Ghobash makes this argument on the perils of blind certainty with similar eloquence and power. Like Bronowski, he knows the personal loss that can lead from it.
Of course, the challenge is ensuring that these questions are not just heard by the much maligned elites, the educated, by those who already recognize a strong set of shared human values between East and West, know their way around the helipads of Davos, or who watch 70s science documentaries. Somehow, it is those at the greatest risk of radicalization and extremism who need to be reached. If we think those groups are confined to the Arab world, we neglect the echoes of Western history and the election of Trump, and expose our own ignorance and intolerance.
So yes, let’s drain the swamp.
Of those who promote intolerance whether in tabloids or places of worship, and weaponise intolerance during political campaigns.
Of those those selling hatred of difference as the snake oil cure for globalization.
Of easy access to deadly weapons, and lack of justice for those who use them against civilians.
Of policy by media cycle, and those hawking quick fixes for a complex world.
Of the inequality of opportunity that provides a Petri dish in which extremism and anger festers.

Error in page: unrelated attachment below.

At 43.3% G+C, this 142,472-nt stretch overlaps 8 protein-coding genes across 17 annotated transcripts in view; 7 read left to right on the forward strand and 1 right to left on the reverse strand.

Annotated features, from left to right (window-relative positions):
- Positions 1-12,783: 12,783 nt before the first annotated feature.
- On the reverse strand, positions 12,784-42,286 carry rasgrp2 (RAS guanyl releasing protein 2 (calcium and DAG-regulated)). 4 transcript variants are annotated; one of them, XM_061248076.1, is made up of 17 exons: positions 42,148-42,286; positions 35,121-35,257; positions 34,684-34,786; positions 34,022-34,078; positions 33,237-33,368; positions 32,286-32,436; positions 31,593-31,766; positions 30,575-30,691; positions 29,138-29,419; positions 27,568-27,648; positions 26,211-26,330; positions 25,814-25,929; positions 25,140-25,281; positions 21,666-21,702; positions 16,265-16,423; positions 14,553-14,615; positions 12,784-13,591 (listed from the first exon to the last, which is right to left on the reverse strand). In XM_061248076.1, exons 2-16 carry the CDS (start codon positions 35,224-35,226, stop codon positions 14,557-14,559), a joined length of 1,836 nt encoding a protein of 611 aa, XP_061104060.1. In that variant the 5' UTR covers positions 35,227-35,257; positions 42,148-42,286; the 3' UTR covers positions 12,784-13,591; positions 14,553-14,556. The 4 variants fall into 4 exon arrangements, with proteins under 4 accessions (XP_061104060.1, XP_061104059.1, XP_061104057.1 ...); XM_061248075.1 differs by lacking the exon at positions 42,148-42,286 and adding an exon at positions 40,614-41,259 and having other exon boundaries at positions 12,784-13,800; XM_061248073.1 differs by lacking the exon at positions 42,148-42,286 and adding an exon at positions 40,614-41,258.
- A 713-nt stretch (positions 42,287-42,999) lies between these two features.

This is a thoughtful and thought provoking book, of searing authenticity. Like all great books, it will become more important over time. I hope it becomes a guide and boost to the young Muslims who are on one of the frontlines of the argument between coexisters and wall builders. But it would be a waste if it was not also read by those who are neither young nor Muslim: these are really letters to global citizens. We need to stay curious about everything; and open hearted towards everyone. We must be ready to fight harder for the values we share than the intolerant – in all our societies – fight to destroy them.
Ghobash has placed his voice on the right side of that battle – “freedom is the highest partner in the construction of a moral world”. Not long ago we took that for granted. Now we will each have to decide what we are prepared to sacrifice to fight for it.
This article was written by Tom Fletcher and previously published on his blog
Tom Fletcher CMG is a Visiting Professor of International Relations at New York University, and an Advisor to the Global Business Coalition for Education and Emirates Diplomatic Academy. He was British Ambassador to Lebanon (2011-15), and the Downing Street foreign policy adviser to three Prime Ministers (2007-11).
He is an Honorary Fellow of Oxford University, blogs as the Naked Diplomat, and chairs the International Advisory Council of the Creative Industries Federation, promoting Britain’s most dynamic and magnetic sector overseas. Tom has recently led a review of British diplomacy for the UK Foreign Office, and is currently working on a report on the future of the United Nations for the new UN Secretary General.
His book entitled ‘Naked Diplomacy: Power and Statecraft in the Digital Age’ was published on 2 June 2016 by Harper Collins.
Tom is married to Dr Louise Fletcher, a psychologist, and they have two sons.